Indigo Donut is one such book that deals with difficult topics. It deals with: death, murder, the foster system, divorce, bullying and yet you still come away from the novel feeling positive and that change is just around the corner.

Indigo Donut focuses on the relationship between Indigo and Bailey. Bailey, to some extent is the antithesis of Indigo. He has had a far more “normal” upbringing and has been sheltered from the cruel realities of life. Indigo, on the other hand, has been hardened by life and wears an impermeable shell of armour and seen by others as an attitude problem. It seems strange that they would fall for each other.

Above everything else Indigo Donut is a love story – not just a physical love story but the love story of finding a friend who understands you and in Bailey Indigo finds just that and in doing so allows herself to be vulnerable.

Indigo Donut is a commitment of a book at 451 pages but it is a great story.

Indigo Donut by Patrice Lawrence is available now.

For more information regarding Patrice Lawrence (@LawrencePatrice) please visit www.patricelawrence.wordpress.com.

Title: How to Talk to Black People

Author: A. Anon

Pages: 217 Pages

Publisher: Self Published

The Blurb

Can someone break through the boundaries they are subconsciously taught to place on other people?

Ivy wants more from life. She wants more than her double-wide trailer, more than her dead father and drunk mother, and more than her clearance rack clothes. Her one comfort is the quirky and unpredictable Magnus: childhood best friend and member of the Dead Parent’s Club.

New student Alex might be her ticket to graduation. Alex has it all: an award-winning neurosurgeon for a mother, a world-famous athlete for a father, brains, and brawn.

When Ivy and Alex get stuck as Chemistry partners, Ivy rejoices. Alex is her ticket to an easy semester, maybe even college. But high school isn’t enjoyable for any of them.

Magnus is misunderstood, Ivy is poor, and Alex is the first black student in the entire school system.

By prom, their lives will completely change. One will learn who they really are, one will come to terms with their past, and one won’t make it out alive.

How to Talk to Black People is an honest and challenging look at how we subconsciously teach those in our community about race and what we’re willing to believe about ourselves based on those lessons.

The Review

Okay, so I know that writing is difficult and I know that it is easy to fall into writing tropes but How to Talk to Black People by A. Anon takes it to a whole new level.

How to Talk to Black People reads like a paint by numbers. The main character is given some unlikable qualities but we also are meant to feel sorry for her because of her alcoholic mother and deceased father. She is held back in school because of her social status – she is poor therefore she cannot be smart. She is affected by the people around her and doesn’t know any better – vis a vis race. The whole set up was to problematic, twee and due for a moment of realisation to neatly wrap up all of the storylines. However, I cannot tell you if that happens because I had to DNF this book.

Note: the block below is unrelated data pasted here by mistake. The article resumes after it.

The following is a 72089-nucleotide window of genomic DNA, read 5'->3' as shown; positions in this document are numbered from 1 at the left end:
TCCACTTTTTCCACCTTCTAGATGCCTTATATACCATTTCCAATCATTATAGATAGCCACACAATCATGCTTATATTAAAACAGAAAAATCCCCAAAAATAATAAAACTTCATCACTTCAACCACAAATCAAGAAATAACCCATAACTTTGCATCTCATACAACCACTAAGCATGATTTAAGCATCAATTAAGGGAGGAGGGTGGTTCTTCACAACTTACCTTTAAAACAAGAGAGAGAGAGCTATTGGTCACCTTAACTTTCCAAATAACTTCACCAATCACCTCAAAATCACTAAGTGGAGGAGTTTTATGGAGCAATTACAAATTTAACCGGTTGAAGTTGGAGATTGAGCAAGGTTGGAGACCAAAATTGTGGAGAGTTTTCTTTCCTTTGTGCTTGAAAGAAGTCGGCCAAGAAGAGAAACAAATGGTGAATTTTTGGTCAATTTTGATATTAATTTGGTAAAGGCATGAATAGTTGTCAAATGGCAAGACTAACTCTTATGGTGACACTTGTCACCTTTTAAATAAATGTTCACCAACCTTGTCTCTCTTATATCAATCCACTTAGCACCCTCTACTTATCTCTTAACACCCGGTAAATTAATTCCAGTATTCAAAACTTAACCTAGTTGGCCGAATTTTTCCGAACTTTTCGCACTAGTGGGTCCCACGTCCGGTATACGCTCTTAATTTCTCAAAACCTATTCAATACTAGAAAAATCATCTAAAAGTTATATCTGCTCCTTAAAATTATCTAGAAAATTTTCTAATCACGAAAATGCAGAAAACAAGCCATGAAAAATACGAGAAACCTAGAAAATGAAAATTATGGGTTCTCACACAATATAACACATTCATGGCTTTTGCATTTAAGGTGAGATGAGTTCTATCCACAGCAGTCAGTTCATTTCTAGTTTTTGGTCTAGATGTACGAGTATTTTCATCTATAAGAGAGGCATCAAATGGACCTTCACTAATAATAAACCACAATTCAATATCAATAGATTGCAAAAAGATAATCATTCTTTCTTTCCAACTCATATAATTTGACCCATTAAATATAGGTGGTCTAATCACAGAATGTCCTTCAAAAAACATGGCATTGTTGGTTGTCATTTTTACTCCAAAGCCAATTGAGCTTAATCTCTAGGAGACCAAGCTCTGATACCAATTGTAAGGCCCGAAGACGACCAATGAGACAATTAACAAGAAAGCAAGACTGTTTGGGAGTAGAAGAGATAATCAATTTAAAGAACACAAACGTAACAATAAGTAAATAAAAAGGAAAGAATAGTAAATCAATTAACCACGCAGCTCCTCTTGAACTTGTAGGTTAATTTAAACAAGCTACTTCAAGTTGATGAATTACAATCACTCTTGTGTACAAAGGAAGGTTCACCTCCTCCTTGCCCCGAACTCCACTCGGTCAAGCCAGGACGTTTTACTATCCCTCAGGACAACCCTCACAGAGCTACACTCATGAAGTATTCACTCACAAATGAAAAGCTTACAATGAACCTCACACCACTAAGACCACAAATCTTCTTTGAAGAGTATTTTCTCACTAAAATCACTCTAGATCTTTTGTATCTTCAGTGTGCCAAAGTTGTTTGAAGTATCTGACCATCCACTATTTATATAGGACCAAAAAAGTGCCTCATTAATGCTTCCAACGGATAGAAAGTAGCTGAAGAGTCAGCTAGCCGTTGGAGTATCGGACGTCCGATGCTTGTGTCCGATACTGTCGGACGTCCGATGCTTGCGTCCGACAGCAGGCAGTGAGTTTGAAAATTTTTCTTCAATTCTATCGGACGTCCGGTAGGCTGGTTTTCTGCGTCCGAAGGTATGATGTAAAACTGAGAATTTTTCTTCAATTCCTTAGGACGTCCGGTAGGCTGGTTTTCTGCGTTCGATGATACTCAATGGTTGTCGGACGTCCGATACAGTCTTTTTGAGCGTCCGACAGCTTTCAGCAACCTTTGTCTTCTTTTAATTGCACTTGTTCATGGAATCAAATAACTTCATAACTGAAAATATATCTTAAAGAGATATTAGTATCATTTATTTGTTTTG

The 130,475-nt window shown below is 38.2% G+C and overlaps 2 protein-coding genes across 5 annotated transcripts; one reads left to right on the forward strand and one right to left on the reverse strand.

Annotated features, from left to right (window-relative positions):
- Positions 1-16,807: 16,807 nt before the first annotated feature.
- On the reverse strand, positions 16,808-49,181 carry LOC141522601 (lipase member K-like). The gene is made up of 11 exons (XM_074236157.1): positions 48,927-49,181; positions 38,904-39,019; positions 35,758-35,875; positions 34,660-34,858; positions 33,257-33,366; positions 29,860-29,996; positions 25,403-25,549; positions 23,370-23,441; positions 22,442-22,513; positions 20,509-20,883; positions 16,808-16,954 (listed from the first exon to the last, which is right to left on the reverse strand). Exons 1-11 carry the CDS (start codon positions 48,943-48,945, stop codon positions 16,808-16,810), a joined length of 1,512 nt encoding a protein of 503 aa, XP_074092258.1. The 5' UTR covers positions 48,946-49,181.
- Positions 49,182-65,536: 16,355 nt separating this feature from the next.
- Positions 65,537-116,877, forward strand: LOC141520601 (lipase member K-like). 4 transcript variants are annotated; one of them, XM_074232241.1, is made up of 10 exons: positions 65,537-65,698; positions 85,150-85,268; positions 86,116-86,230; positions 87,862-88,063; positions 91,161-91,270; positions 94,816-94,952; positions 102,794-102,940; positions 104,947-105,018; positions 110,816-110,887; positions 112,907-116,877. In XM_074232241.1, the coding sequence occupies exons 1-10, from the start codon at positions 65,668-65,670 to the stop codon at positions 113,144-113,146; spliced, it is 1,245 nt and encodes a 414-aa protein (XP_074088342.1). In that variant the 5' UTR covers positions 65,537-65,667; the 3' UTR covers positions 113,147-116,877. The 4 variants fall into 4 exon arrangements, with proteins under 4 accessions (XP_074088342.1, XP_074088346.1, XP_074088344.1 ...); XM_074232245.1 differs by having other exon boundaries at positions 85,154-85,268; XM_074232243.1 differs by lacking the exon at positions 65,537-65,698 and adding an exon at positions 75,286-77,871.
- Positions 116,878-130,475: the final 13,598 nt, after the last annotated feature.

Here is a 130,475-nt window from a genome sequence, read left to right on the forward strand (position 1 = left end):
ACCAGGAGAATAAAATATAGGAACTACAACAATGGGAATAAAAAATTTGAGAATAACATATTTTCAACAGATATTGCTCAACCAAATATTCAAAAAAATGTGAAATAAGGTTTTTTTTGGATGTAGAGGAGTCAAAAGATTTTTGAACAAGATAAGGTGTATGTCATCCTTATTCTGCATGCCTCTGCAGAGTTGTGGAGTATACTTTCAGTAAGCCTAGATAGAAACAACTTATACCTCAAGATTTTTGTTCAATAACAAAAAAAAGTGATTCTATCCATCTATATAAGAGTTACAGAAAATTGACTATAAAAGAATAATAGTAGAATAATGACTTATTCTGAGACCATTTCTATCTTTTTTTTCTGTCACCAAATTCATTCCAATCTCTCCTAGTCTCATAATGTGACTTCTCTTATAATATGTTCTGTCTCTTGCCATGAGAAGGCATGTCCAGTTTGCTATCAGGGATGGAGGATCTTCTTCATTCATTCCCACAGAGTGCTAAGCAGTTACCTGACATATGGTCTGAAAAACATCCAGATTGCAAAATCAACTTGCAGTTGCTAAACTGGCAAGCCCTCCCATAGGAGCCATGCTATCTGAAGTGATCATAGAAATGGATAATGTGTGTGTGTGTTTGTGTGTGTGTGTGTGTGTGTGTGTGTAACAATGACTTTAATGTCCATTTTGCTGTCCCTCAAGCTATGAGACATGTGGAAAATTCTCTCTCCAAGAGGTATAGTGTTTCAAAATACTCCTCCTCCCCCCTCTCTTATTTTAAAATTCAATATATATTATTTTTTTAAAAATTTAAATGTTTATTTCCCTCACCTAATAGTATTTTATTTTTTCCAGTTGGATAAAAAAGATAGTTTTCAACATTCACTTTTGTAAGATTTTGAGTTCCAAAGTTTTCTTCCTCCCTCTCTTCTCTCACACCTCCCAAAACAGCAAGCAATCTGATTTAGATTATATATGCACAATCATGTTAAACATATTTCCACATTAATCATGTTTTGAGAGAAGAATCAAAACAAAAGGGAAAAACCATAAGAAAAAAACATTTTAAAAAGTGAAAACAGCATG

It was awful. The narrative was over written – seriously just call a bus a bus not a banana yellow machine to take me to my scholastic destiny – okay I’m potentially exaggerating with my example but there were several times when the writer just didn’t call nouns by what they actually were. It was tedious.

I read about 30% of this book and I realised I have several hundred other books that are worthy of my attention and this was draining me of potentially reading a great book.

I’m sorry but How to Talk to Black People was a big, fat DNF for me.

How to Talk to Black People by A. Anon is available now.

Title: The Memory Book

Author: Lara Avery

Pages: 368 Pages

Publisher: Hachette Children’s Group

The Blurb

“They tell me that my memory will never be the same, that I’ll start forgetting things. At first just a little, and then a lot. So I’m writing to remember.”

Samantha McCoy has it all mapped out. First she’s going to win the national debating championship, then she’s going to move to New York and become a human rights lawyer. But when Sammie discovers that a rare disease is going to take away her memory, the future she’d planned so perfectly is derailed before it’s started. What she needs is a new plan.

So the Memory Book is born: Sammie’s notes to her future self, a document of moments great and small. Realising that her life won’t wait to be lived, she sets out on a summer of firsts: The first party; The first rebellion; The first friendship; The last love.

Through a mix of heartfelt journal entries, mementos, and guest posts from friends and family, readers will fall in love with Sammie, a brave and remarkable girl who learns to live and love life fully, even though it’s not the life she planned. 

A life-affirming, heart-breaking and dazzling novel for fans of All the Bright Places and The Fault in Our Stars.

The Review

There has been a trend over the past few years that has seen YA fiction focus on life-limiting illnesses. We have had The Fault in Our Stars and Five Feet Apart among many others. Whilst these books were great I think I was a little bit unsettled by the thought that teens were being exposed to such sadness but then I had a word with myself and remembered that this is how people learn and how people are exposed in a healthy way to things that they may know nothing about and how empathy is created.

The Memory Book is about early dementia – a disease often associated with the elderly but in rare cases it can affect teenagers. Samantha McCoy has this rare condition and she is doing everything she can to fight it. The feeling you get from Samantha is that she feels that it is just so unfair. Your heart breaks for her as you see her disintegrate in the novel. It is the kind of novel that will remind you how lucky you are.

The Memory Book by Lara Avery is available now.

For more information regarding Hachette Children’s Group (@HachetteKids) please visit www.hachetechildrens.co.uk.